# Is there intuition behind asymmetry in call and put prices?

There is a certain asymmetry in (European) call/put prices, even with negligible interest and dividend rates. For example, assume current price \$100, interest rate 0.01%, dividend 0, volatility 25%, expiration 3 months. According to BS model, 110 Call is \$1.68 while 90 Put is \$1.31. Why are they different? Cost of carry is negligible, ΔS/S is the same in both cases. I suspect it has to do with σ2t term and possibly lognormality of returns, but looking for more intuitive explanation ("explain to me like I am 6").

• Are you talking about actual market prices or theoretical prices? May 22 '20 at 16:03
• Also, puts and calls should have different prices at the same strike since calls get cheaper and puts get more expensive as the strike goes up. Do you mean for strikes in opposite directions, like say a \$110 call and a \$90 put? May 22 '20 at 16:11
• I am talking about theoretical prices May 22 '20 at 16:39

DISCLAIMER: Any explanation by me WILL sound like I am 6 years old :->)

Here's a passage from Natenberg's book : Option Volatility and Pricing Strategies:

The lognormal distribution of prices assumed in the Black-Scholes model helps explain why options with higher exercise prices seem to carry more value than options with lower exercise prices. For example, suppose a certain commodity is at exactly 100. If there are no interest considerations and we assume a normal distribution of possible commodity prices, then the 105 call and the 95 put, being equally far out of the money, should have identical values. In fact, under the assumptions of the Black-Scholes model the 105 call will always have a greater theoretical value. The lognormal distribution allows for greater upside price movement than downside price movement in the underlying commodity. Consequently the 105 call will have a greater possibility of price appreciation than the 95 put. Of course, if one were to assume a normal distribution of prices, then both options would indeed have the same value.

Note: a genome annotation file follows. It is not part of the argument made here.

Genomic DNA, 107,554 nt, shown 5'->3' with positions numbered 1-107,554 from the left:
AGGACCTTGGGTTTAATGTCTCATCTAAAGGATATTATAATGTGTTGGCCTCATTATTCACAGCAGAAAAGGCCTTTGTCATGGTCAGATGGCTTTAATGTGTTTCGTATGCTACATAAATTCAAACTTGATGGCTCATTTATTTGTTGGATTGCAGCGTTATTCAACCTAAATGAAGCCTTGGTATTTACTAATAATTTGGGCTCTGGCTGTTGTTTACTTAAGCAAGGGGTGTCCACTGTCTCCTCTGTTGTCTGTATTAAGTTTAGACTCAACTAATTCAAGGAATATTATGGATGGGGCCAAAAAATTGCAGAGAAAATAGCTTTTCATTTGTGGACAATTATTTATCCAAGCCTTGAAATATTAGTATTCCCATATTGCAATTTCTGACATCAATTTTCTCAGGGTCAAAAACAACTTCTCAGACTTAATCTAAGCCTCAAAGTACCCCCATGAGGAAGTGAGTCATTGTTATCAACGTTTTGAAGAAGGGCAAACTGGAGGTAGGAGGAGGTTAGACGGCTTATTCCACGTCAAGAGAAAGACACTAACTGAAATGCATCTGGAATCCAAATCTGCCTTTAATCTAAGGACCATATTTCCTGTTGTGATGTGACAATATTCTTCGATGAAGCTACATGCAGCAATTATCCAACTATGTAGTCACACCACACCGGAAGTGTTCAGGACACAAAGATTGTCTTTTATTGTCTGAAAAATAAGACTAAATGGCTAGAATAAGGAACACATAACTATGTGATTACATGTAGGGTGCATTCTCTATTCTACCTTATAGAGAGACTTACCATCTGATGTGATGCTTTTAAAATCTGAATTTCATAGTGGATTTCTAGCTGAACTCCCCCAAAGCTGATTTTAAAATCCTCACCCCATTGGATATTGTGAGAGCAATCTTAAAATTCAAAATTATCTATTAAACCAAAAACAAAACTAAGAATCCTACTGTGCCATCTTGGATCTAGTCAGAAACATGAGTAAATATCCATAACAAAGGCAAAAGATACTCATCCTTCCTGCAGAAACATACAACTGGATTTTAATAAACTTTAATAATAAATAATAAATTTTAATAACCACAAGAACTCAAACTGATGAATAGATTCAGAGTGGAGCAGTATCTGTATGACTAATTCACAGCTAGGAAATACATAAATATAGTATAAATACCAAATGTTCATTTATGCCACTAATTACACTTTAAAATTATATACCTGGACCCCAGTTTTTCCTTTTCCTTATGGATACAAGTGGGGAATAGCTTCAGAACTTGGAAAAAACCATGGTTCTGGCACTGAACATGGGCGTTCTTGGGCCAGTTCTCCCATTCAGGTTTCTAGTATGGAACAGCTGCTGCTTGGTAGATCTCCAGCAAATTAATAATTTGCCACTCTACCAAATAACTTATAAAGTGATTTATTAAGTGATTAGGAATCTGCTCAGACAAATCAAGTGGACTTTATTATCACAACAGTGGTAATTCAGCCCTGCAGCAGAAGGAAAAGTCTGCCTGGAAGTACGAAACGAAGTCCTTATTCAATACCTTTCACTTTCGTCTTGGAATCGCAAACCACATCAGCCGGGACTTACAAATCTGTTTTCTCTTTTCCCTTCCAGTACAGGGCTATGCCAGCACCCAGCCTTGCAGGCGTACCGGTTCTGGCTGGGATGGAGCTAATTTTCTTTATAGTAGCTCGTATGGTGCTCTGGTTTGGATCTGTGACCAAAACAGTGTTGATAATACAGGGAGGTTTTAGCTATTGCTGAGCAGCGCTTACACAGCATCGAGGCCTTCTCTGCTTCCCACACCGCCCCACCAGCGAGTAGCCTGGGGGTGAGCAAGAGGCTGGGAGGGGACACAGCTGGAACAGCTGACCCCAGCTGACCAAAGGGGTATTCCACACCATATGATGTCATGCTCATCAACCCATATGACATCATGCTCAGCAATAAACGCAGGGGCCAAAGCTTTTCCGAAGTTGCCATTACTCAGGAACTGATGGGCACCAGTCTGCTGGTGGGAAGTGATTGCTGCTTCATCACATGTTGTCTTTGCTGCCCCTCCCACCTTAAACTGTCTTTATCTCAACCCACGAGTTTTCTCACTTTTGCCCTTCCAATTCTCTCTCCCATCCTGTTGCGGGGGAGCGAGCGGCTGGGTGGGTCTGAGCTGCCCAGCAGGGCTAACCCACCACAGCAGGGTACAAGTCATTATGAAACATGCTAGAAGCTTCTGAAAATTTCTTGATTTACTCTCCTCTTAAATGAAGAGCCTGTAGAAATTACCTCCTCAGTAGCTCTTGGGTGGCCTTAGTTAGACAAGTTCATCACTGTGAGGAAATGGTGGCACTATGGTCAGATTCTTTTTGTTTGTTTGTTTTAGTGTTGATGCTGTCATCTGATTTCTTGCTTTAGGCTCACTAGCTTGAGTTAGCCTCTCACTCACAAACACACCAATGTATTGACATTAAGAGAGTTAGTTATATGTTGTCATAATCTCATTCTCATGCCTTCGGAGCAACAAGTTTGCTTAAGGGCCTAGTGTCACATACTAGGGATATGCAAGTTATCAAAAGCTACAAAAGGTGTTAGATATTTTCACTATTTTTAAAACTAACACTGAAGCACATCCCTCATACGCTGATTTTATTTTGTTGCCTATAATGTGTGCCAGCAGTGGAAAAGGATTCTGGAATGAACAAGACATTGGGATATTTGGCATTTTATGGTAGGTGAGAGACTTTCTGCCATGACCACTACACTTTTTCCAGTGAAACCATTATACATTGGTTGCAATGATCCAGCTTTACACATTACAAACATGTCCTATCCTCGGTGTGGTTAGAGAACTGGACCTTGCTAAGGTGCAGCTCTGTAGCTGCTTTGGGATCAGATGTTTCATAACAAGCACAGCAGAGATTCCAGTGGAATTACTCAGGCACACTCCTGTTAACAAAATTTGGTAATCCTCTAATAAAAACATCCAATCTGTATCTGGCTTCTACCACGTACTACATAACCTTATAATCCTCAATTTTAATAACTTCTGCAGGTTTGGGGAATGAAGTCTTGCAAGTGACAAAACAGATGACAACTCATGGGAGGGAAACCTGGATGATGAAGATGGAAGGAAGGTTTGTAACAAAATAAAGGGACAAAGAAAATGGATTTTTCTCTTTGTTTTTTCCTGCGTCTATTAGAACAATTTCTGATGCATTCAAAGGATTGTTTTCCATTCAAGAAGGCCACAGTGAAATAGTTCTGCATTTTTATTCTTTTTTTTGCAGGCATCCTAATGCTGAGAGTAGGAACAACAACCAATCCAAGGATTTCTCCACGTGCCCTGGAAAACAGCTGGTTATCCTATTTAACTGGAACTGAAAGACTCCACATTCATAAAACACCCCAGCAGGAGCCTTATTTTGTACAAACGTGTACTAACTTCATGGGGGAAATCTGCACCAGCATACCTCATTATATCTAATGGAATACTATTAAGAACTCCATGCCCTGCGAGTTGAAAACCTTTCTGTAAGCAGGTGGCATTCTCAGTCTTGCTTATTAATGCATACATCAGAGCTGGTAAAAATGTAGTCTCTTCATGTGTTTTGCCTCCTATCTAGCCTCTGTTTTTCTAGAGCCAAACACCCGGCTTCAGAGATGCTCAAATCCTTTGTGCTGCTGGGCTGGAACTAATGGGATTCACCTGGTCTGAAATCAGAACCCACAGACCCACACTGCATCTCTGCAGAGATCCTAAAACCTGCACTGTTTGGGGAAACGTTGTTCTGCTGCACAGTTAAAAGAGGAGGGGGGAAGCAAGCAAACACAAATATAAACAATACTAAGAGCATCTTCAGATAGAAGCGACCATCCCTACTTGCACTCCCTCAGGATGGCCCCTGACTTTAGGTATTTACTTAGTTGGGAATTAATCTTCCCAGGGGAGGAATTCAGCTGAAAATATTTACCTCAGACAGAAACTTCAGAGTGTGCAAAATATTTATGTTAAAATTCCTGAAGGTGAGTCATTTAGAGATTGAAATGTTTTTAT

• Interestingly, if observed market prices for symmetric puts and calls are equal or similar, it should produce the volatility smile (puts vol is higher than calls vol) May 24 '20 at 10:20
• If volatility is symmetrical but higher for OTM options, it's a volatility smile. If it's asymmetric, it's a volatility smirk (skew). More specifically, it's called reverse skew if put vol is higher than call vol and forward skew if call vol is higher than put vol. May 24 '20 at 13:08

The premium/price of a put option should be different than that of a call option.

Relative put and call prices differ by the riskless rate of interest. So when interest rates rise, a call's price rises and a put's price decreases. This is explained by the put-call parity.

“When European options are at the money and the stock pays no dividends call prices exceed put by the riskless rate of interest.”

So when the interest rate is small and unchanged but volatility rises, the difference in premiums is expanded under the Black- Scholes model. Similarly if time to expiry changes the effect also causes a rise in premium prices.

Just a note if both assets are equivalent in every way then the call may be overpriced or the put is underpriced